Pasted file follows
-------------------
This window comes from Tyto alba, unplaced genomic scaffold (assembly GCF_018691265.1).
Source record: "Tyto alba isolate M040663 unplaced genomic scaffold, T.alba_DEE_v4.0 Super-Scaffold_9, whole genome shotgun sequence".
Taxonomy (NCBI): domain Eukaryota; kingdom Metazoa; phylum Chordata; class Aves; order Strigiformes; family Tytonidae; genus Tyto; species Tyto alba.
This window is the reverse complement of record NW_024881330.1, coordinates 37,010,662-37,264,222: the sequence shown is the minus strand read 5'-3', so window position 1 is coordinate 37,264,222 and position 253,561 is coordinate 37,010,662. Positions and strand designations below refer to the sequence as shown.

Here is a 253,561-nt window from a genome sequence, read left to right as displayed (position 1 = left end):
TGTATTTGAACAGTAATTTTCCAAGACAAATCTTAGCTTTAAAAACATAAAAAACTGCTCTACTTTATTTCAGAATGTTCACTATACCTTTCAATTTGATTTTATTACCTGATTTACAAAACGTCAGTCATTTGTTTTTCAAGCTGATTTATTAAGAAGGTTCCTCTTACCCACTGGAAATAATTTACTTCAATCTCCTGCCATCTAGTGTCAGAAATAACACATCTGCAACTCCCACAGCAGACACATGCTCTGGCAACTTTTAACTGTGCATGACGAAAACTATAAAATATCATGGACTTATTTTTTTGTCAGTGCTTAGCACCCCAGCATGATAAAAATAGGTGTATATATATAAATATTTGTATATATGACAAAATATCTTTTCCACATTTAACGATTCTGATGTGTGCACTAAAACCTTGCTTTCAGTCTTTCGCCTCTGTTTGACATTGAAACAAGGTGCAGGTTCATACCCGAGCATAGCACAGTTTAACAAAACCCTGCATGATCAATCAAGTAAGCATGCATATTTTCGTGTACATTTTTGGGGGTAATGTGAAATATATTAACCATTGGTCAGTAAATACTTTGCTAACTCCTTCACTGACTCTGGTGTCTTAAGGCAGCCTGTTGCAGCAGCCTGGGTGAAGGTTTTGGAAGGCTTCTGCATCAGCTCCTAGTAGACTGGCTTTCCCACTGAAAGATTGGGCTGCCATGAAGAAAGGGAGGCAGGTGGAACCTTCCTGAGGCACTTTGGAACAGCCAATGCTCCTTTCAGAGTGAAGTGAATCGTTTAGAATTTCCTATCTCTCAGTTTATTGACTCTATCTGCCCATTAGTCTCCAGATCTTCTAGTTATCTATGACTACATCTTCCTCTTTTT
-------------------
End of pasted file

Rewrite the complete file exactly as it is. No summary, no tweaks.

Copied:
This window comes from Tyto alba, unplaced genomic scaffold (assembly GCF_018691265.1).
Source record: "Tyto alba isolate M040663 unplaced genomic scaffold, T.alba_DEE_v4.0 Super-Scaffold_9, whole genome shotgun sequence".
Taxonomy (NCBI): domain Eukaryota; kingdom Metazoa; phylum Chordata; class Aves; order Strigiformes; family Tytonidae; genus Tyto; species Tyto alba.
This window is the reverse complement of record NW_024881330.1, coordinates 37,010,662-37,264,222: the sequence shown is the minus strand read 5'-3', so window position 1 is coordinate 37,264,222 and position 253,561 is coordinate 37,010,662. Positions and strand designations below refer to the sequence as shown.

Here is a 253,561-nt window from a genome sequence, read left to right as displayed (position 1 = left end):
TGTATTTGAACAGTAATTTTCCAAGACAAATCTTAGCTTTAAAAACATAAAAAACTGCTCTACTTTATTTCAGAATGTTCACTATACCTTTCAATTTGATTTTATTACCTGATTTACAAAACGTCAGTCATTTGTTTTTCAAGCTGATTTATTAAGAAGGTTCCTCTTACCCACTGGAAATAATTTACTTCAATCTCCTGCCATCTAGTGTCAGAAATAACACATCTGCAACTCCCACAGCAGACACATGCTCTGGCAACTTTTAACTGTGCATGACGAAAACTATAAAATATCATGGACTTATTTTTTTGTCAGTGCTTAGCACCCCAGCATGATAAAAATAGGTGTATATATATAAATATTTGTATATATGACAAAATATCTTTTCCACATTTAACGATTCTGATGTGTGCACTAAAACCTTGCTTTCAGTCTTTCGCCTCTGTTTGACATTGAAACAAGGTGCAGGTTCATACCCGAGCATAGCACAGTTTAACAAAACCCTGCATGATCAATCAAGTAAGCATGCATATTTTCGTGTACATTTTTGGGGGTAATGTGAAATATATTAACCATTGGTCAGTAAATACTTTGCTAACTCCTTCACTGACTCTGGTGTCTTAAGGCAGCCTGTTGCAGCAGCCTGGGTGAAGGTTTTGGAAGGCTTCTGCATCAGCTCCTAGTAGACTGGCTTTCCCACTGAAAGATTGGGCTGCCATGAAGAAAGGGAGGCAGGTGGAACCTTCCTGAGGCACTTTGGAACAGCCAATGCTCCTTTCAGAGTGAAGTGAATCGTTTAGAATTTCCTATCTCTCAGTTTATTGACTCTATCTGCCCATTAGTCTCCAGATCTTCTAGTTATCTATGACTACATCTTCCTCTTTTT